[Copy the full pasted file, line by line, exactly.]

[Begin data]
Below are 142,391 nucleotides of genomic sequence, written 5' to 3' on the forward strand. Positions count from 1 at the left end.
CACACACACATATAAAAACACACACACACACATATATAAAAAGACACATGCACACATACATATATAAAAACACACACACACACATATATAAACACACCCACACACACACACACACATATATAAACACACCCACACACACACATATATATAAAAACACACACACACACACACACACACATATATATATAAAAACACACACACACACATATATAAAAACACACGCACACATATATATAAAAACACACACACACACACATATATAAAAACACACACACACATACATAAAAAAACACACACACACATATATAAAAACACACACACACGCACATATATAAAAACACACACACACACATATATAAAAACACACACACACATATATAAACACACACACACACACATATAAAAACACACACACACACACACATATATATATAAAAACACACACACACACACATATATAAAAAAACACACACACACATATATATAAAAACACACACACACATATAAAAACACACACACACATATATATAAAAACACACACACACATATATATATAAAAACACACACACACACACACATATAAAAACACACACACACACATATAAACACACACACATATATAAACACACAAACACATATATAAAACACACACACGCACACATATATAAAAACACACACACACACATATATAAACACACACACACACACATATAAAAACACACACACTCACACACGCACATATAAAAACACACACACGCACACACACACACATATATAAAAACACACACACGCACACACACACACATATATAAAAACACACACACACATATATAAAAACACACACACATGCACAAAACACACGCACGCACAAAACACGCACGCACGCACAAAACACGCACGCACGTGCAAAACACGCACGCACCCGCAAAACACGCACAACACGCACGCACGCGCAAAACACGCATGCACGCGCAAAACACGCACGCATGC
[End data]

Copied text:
Below are 142,391 nucleotides of genomic sequence, written 5' to 3' on the forward strand. Positions count from 1 at the left end.
CACACACACATATAAAAACACACACACACACATATATAAAAAGACACATGCACACATACATATATAAAAACACACACACACACATATATAAACACACCCACACACACACACACACATATATAAACACACCCACACACACACATATATATAAAAACACACACACACACACACACACACATATATATATAAAAACACACACACACACATATATAAAAACACACGCACACATATATATAAAAACACACACACACACACATATATAAAAACACACACACACATACATAAAAAAACACACACACACATATATAAAAACACACACACACGCACATATATAAAAACACACACACACACATATATAAAAACACACACACACATATATAAACACACACACACACACATATAAAAACACACACACACACACACATATATATATAAAAACACACACACACACACATATATAAAAAAACACACACACACATATATATAAAAACACACACACACATATAAAAACACACACACACATATATATAAAAACACACACACACATATATATATAAAAACACACACACACACACACATATAAAAACACACACACACACATATAAACACACACACATATATAAACACACAAACACATATATAAAACACACACACGCACACATATATAAAAACACACACACACACATATATAAACACACACACACACACATATAAAAACACACACACTCACACACGCACATATAAAAACACACACACGCACACACACACACATATATAAAAACACACACACGCACACACACACACATATATAAAAACACACACACACATATATAAAAACACACACACATGCACAAAACACACGCACGCACAAAACACGCACGCACGCACAAAACACGCACGCACGTGCAAAACACGCACGCACCCGCAAAACACGCACAACACGCACGCACGCGCAAAACACGCATGCACGCGCAAAACACGCACGCATGC